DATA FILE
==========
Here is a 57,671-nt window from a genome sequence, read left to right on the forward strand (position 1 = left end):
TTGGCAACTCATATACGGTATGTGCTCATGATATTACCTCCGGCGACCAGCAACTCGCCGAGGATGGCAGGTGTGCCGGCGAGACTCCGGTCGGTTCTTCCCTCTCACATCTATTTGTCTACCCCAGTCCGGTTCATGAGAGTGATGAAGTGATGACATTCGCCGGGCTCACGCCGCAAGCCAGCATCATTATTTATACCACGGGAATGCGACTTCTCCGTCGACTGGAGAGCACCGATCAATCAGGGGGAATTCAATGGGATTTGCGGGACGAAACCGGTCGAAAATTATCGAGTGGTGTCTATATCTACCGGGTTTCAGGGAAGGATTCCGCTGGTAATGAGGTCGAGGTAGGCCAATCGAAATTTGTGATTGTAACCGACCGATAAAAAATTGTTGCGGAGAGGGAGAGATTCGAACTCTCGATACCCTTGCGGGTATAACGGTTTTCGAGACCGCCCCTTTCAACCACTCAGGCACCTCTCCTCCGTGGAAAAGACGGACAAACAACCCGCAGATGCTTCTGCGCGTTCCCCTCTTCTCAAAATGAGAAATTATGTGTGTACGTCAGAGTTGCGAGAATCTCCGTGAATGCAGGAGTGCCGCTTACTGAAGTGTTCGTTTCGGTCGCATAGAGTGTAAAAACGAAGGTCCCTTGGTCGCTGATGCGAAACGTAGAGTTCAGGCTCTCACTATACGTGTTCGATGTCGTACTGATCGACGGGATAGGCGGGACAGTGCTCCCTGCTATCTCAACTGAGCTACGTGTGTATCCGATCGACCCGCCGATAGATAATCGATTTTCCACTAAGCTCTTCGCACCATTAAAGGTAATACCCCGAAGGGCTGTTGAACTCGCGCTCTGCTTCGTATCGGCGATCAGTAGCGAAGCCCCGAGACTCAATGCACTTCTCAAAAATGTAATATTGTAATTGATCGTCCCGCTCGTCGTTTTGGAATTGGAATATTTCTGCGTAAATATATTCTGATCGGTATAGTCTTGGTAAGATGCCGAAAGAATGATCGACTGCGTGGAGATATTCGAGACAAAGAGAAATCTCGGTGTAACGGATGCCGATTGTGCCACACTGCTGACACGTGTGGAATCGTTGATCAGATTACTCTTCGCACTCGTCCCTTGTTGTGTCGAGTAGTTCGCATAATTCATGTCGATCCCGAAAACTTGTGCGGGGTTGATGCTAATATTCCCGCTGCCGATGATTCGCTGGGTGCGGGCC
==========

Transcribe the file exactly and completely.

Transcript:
Here is a 57,671-nt window from a genome sequence, read left to right on the forward strand (position 1 = left end):
TTGGCAACTCATATACGGTATGTGCTCATGATATTACCTCCGGCGACCAGCAACTCGCCGAGGATGGCAGGTGTGCCGGCGAGACTCCGGTCGGTTCTTCCCTCTCACATCTATTTGTCTACCCCAGTCCGGTTCATGAGAGTGATGAAGTGATGACATTCGCCGGGCTCACGCCGCAAGCCAGCATCATTATTTATACCACGGGAATGCGACTTCTCCGTCGACTGGAGAGCACCGATCAATCAGGGGGAATTCAATGGGATTTGCGGGACGAAACCGGTCGAAAATTATCGAGTGGTGTCTATATCTACCGGGTTTCAGGGAAGGATTCCGCTGGTAATGAGGTCGAGGTAGGCCAATCGAAATTTGTGATTGTAACCGACCGATAAAAAATTGTTGCGGAGAGGGAGAGATTCGAACTCTCGATACCCTTGCGGGTATAACGGTTTTCGAGACCGCCCCTTTCAACCACTCAGGCACCTCTCCTCCGTGGAAAAGACGGACAAACAACCCGCAGATGCTTCTGCGCGTTCCCCTCTTCTCAAAATGAGAAATTATGTGTGTACGTCAGAGTTGCGAGAATCTCCGTGAATGCAGGAGTGCCGCTTACTGAAGTGTTCGTTTCGGTCGCATAGAGTGTAAAAACGAAGGTCCCTTGGTCGCTGATGCGAAACGTAGAGTTCAGGCTCTCACTATACGTGTTCGATGTCGTACTGATCGACGGGATAGGCGGGACAGTGCTCCCTGCTATCTCAACTGAGCTACGTGTGTATCCGATCGACCCGCCGATAGATAATCGATTTTCCACTAAGCTCTTCGCACCATTAAAGGTAATACCCCGAAGGGCTGTTGAACTCGCGCTCTGCTTCGTATCGGCGATCAGTAGCGAAGCCCCGAGACTCAATGCACTTCTCAAAAATGTAATATTGTAATTGATCGTCCCGCTCGTCGTTTTGGAATTGGAATATTTCTGCGTAAATATATTCTGATCGGTATAGTCTTGGTAAGATGCCGAAAGAATGATCGACTGCGTGGAGATATTCGAGACAAAGAGAAATCTCGGTGTAACGGATGCCGATTGTGCCACACTGCTGACACGTGTGGAATCGTTGATCAGATTACTCTTCGCACTCGTCCCTTGTTGTGTCGAGTAGTTCGCATAATTCATGTCGATCCCGAAAACTTGTGCGGGGTTGATGCTAATATTCCCGCTGCCGATGATTCGCTGGGTGCGGGCC